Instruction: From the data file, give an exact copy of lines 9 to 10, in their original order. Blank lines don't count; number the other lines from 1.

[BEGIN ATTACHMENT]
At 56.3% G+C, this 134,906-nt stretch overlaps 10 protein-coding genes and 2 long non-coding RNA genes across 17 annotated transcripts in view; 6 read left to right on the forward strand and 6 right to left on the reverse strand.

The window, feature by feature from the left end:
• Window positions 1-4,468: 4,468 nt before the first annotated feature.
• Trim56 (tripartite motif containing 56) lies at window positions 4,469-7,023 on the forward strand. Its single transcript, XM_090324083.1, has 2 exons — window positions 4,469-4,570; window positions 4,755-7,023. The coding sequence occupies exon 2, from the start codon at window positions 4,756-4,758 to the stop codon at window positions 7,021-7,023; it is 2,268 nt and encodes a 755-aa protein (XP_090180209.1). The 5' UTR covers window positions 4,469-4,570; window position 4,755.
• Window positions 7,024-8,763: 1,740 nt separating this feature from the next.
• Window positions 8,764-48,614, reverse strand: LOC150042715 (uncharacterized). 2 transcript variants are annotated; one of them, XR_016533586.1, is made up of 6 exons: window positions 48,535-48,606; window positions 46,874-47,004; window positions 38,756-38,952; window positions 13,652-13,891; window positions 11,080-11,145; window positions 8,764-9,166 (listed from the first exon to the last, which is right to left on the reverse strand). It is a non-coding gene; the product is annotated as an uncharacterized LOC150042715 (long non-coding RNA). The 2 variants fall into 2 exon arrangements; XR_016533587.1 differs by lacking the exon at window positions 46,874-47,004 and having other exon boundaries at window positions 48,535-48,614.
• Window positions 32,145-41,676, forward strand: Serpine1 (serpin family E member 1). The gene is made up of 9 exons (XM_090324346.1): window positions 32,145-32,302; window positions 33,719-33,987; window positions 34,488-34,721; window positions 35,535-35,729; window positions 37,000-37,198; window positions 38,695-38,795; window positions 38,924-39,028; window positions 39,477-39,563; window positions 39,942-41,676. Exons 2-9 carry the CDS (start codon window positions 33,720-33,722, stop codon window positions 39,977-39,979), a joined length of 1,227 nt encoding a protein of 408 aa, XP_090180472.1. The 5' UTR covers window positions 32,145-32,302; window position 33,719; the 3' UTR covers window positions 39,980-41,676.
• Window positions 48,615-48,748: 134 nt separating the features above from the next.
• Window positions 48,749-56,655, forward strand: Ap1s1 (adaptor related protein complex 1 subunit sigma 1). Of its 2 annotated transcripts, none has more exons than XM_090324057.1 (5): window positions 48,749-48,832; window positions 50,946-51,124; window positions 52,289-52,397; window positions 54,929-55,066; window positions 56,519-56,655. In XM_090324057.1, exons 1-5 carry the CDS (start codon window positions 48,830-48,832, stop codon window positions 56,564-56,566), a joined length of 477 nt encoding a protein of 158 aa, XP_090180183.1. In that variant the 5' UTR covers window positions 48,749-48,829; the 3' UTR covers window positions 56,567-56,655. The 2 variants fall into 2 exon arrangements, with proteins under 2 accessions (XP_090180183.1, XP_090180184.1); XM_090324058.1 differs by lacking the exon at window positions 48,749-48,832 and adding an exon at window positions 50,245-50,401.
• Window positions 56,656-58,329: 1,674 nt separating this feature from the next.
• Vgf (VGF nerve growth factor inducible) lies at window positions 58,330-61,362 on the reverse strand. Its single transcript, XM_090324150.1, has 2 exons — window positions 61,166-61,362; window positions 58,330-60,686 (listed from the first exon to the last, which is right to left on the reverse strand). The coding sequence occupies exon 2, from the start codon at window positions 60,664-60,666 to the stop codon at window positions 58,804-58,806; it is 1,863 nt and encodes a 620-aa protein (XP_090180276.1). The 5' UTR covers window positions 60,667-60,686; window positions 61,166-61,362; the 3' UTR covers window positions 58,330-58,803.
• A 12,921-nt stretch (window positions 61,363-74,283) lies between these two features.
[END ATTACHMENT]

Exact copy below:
• Window positions 48,749-56,655, forward strand: Ap1s1 (adaptor related protein complex 1 subunit sigma 1). Of its 2 annotated transcripts, none has more exons than XM_090324057.1 (5): window positions 48,749-48,832; window positions 50,946-51,124; window positions 52,289-52,397; window positions 54,929-55,066; window positions 56,519-56,655. In XM_090324057.1, exons 1-5 carry the CDS (start codon window positions 48,830-48,832, stop codon window positions 56,564-56,566), a joined length of 477 nt encoding a protein of 158 aa, XP_090180183.1. In that variant the 5' UTR covers window positions 48,749-48,829; the 3' UTR covers window positions 56,567-56,655. The 2 variants fall into 2 exon arrangements, with proteins under 2 accessions (XP_090180183.1, XP_090180184.1); XM_090324058.1 differs by lacking the exon at window positions 48,749-48,832 and adding an exon at window positions 50,245-50,401.
• Window positions 56,656-58,329: 1,674 nt separating this feature from the next.